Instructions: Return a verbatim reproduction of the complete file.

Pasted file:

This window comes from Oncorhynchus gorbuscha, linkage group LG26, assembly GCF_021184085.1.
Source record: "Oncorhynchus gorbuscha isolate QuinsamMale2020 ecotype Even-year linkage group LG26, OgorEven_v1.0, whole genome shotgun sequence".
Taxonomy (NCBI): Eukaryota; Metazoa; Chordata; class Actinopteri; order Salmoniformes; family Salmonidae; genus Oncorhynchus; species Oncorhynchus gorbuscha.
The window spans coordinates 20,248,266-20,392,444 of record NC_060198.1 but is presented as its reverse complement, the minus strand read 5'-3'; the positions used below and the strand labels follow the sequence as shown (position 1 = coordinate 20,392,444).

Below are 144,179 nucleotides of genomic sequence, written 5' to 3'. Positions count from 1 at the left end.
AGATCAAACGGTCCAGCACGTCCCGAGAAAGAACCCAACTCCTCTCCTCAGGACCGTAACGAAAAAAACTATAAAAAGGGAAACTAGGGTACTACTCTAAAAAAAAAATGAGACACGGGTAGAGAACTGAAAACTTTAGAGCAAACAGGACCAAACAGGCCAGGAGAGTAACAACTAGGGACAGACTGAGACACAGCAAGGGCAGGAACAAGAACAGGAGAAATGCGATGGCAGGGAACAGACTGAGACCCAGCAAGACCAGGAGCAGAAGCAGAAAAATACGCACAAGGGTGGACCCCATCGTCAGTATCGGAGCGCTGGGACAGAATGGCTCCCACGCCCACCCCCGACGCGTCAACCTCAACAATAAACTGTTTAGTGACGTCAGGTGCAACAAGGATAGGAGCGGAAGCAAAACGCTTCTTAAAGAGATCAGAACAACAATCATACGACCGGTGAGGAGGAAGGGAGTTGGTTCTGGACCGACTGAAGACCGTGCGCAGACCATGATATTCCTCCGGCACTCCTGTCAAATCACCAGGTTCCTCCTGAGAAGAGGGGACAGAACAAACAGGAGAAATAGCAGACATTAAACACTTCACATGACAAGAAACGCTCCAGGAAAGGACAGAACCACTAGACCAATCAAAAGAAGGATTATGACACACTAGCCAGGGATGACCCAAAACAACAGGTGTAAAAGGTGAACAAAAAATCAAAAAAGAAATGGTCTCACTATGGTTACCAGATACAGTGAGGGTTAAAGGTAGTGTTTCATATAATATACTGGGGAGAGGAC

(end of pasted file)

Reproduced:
This window comes from Oncorhynchus gorbuscha, linkage group LG26, assembly GCF_021184085.1.
Source record: "Oncorhynchus gorbuscha isolate QuinsamMale2020 ecotype Even-year linkage group LG26, OgorEven_v1.0, whole genome shotgun sequence".
Taxonomy (NCBI): Eukaryota; Metazoa; Chordata; class Actinopteri; order Salmoniformes; family Salmonidae; genus Oncorhynchus; species Oncorhynchus gorbuscha.
The window spans coordinates 20,248,266-20,392,444 of record NC_060198.1 but is presented as its reverse complement, the minus strand read 5'-3'; the positions used below and the strand labels follow the sequence as shown (position 1 = coordinate 20,392,444).

Below are 144,179 nucleotides of genomic sequence, written 5' to 3'. Positions count from 1 at the left end.
AGATCAAACGGTCCAGCACGTCCCGAGAAAGAACCCAACTCCTCTCCTCAGGACCGTAACGAAAAAAACTATAAAAAGGGAAACTAGGGTACTACTCTAAAAAAAAAATGAGACACGGGTAGAGAACTGAAAACTTTAGAGCAAACAGGACCAAACAGGCCAGGAGAGTAACAACTAGGGACAGACTGAGACACAGCAAGGGCAGGAACAAGAACAGGAGAAATGCGATGGCAGGGAACAGACTGAGACCCAGCAAGACCAGGAGCAGAAGCAGAAAAATACGCACAAGGGTGGACCCCATCGTCAGTATCGGAGCGCTGGGACAGAATGGCTCCCACGCCCACCCCCGACGCGTCAACCTCAACAATAAACTGTTTAGTGACGTCAGGTGCAACAAGGATAGGAGCGGAAGCAAAACGCTTCTTAAAGAGATCAGAACAACAATCATACGACCGGTGAGGAGGAAGGGAGTTGGTTCTGGACCGACTGAAGACCGTGCGCAGACCATGATATTCCTCCGGCACTCCTGTCAAATCACCAGGTTCCTCCTGAGAAGAGGGGACAGAACAAACAGGAGAAATAGCAGACATTAAACACTTCACATGACAAGAAACGCTCCAGGAAAGGACAGAACCACTAGACCAATCAAAAGAAGGATTATGACACACTAGCCAGGGATGACCCAAAACAACAGGTGTAAAAGGTGAACAAAAAATCAAAAAAGAAATGGTCTCACTATGGTTACCAGATACAGTGAGGGTTAAAGGTAGTGTTTCATATAATATACTGGGGAGAGGAC